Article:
New York Gov. Andrew Cuomo is threatening to sue Rhode Island for its effort to stop cars with New York license plates to be sure that New Yorkers quarantine for two weeks. This includes police going door-to-door. Apparently, the image of some guy with a bell crying “bring out your New Yorkers” in the streets is not appealing to Cuomo. Yet, this could present a knotty legal issue.
The Supreme Court has long recognized a right to travel and movement as a core constitutional right under the Privileges and Immunities Clause. In 1869, the Supreme Court declared in Paul v. Virginia that citizens have the “right of free ingress into other States, and egress from them.”
Rhode Island Gov. Gina Raimondo announced the plan last week to try to prevent the spread of the virus from the hot zone of the Empire State. Cuomo is irate and declared “there’s a point of absurdity, and I think what Rhode Island did is at that point of absurdity.”
Raimondo is not backing down: “I want to be crystal clear about this: If you’re coming to Rhode Island from New York you are ordered into quarantine. The reason for that is because more than half of the cases of coronavirus in America are in New York.”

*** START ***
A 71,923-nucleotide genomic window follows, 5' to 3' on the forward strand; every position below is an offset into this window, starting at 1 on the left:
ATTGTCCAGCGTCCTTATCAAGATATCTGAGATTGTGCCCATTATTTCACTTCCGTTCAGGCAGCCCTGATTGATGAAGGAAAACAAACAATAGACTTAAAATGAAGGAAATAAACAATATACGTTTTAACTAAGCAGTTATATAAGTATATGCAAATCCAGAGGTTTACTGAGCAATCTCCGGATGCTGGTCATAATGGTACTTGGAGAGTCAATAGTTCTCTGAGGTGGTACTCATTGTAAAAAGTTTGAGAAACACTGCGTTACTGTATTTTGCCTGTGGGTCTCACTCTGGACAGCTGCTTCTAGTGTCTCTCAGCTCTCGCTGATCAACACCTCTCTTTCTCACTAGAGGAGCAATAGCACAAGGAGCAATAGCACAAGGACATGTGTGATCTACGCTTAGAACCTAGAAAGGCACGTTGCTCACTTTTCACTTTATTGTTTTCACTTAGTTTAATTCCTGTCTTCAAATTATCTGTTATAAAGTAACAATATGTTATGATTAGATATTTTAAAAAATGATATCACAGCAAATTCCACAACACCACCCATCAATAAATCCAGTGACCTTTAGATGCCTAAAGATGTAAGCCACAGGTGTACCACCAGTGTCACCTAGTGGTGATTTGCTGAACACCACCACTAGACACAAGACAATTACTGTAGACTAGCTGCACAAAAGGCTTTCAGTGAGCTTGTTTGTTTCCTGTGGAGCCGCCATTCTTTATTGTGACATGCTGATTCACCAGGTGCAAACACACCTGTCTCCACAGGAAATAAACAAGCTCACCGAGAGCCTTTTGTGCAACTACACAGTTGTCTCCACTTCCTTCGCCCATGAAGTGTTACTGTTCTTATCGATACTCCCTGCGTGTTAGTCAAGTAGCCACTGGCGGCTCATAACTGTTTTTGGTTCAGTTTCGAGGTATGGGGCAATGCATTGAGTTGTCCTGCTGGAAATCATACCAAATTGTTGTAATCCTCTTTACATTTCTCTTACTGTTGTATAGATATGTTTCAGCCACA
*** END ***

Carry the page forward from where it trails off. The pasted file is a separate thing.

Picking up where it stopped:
However, she recently expanded the policy to include all out of state cars. This may be in anticipation of such a lawsuit to show that she is not singling out citizens of one state for greater scrutiny. Of course saying that you will also stop an occasional car from Arkansas may not be much solace for Cuomo or his fellow New Yorkers.
The fact that this is a monitoring regulation for public health in a pandemic may give Rhode Island an upper hand. Stopping travel to the state would create serious constitutional questions on the restriction of the right to travel as well as interstate commerce issues. However, in a pandemic, courts tend to be deference — at least in the short term — toward state efforts to control the spread of a deadly virus.
In the meantime, some are taking measures into their own hands. A group of armed men recently cut down a tree across the driveway of a suspected New Yorkers to confine them to her home on an island in Maine.
Of course, this is not the first time Rhode Island has declared New Yorkers a public menace: